The idea of tragedy and comedy started with theatrical performances of Ancient Greece. The ending was the telling distinction between the two dramatic genres. In a tragedy, death was often present while a comedy would end in a ludicrous and funny way. The concept of clowns has been around for centuries in one form or another. Some describe a court jester as a clown while others argue that they are two different things. However, the lines between tragedies and comedies soon blurred and we saw court jesters make appearances in tragedies like Yorick in Hamlet. It is believed that the earliest clown was documented in ancient Egypt.
Omar El Nagdi found his latest inspiration in the subject of the clown as both a figure of comedy and tragedy and his latest collection is entitled “The Clown: Laughing and Crying”. He writes: “Can I draw your face / yes, you can / but you cannot draw my deep inner self, like the sea inside it / have you ever heard the sound of my old cries / when I was born the first time / its echo over rocks / mountain peaks and valleys / littered over the waves of the sea / and collided in dark lonely nights / I saw your dulled face, as melted snow / your rosy cheeks / your erased eyelashes / and your piercing eyes / led my soul to / wonders of creation.”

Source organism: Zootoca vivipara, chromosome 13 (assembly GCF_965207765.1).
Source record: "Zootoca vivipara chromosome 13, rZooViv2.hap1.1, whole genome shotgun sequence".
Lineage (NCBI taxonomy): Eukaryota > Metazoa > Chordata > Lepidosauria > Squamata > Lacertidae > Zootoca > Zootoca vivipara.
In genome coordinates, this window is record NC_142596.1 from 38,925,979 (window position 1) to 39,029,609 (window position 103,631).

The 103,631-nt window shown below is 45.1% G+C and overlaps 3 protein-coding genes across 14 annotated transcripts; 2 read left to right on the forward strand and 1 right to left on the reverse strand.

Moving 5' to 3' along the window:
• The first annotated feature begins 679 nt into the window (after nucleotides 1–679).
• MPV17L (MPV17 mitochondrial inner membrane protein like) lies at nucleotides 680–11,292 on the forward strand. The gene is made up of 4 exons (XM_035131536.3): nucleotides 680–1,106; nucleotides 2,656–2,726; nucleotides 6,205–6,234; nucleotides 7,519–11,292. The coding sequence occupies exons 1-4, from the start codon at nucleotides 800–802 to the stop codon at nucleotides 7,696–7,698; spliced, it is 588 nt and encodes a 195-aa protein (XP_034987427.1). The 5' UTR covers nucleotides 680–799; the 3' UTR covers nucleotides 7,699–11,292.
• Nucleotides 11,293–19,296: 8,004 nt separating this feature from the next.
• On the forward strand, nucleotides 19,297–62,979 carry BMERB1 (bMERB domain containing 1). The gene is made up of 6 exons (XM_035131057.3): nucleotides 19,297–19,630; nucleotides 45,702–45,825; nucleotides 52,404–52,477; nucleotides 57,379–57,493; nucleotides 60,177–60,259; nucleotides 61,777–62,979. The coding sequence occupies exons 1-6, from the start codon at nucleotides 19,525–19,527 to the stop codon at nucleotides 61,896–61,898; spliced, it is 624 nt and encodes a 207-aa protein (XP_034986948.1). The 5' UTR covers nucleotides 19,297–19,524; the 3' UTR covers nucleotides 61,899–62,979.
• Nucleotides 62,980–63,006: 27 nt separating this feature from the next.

The clown becomes an external manifestation of hidden emotions that no one can decipher. In the paintings, clowns with split faces were often apparent, juggling life rather than just tennis balls. They stand undecided and unsure of their existence as they are torn between society’s expectations and their own inner turmoil.
The use of gold was dominant in the paintings and even though the paintings address a heavy subject, the clowns’ faces are always friendly and inviting. The clowns transfer their own misery and struggle into the gold, shimmering lights of optimism. They do not internalise the pain, but transform it into something better, which helps both them and the onlookers.
The painting “Clown on Stairs” featured an innocent-looking clown trying to climb a wooden ladder, with one foot on a water glass and the other on a wobbly table. The clown has two faces and his hands are trying to balance the weight of his challenge. The most appealing aspect of the painting is the child-like features of the clown and the pastel colours used to denote his struggle.
Walking through the exhibition was a delightful experience which we highly recommend as a great way to unwind after a hard day’s work. The exhibition continues till 16 January at Picasso Art Gallery in Zamalek.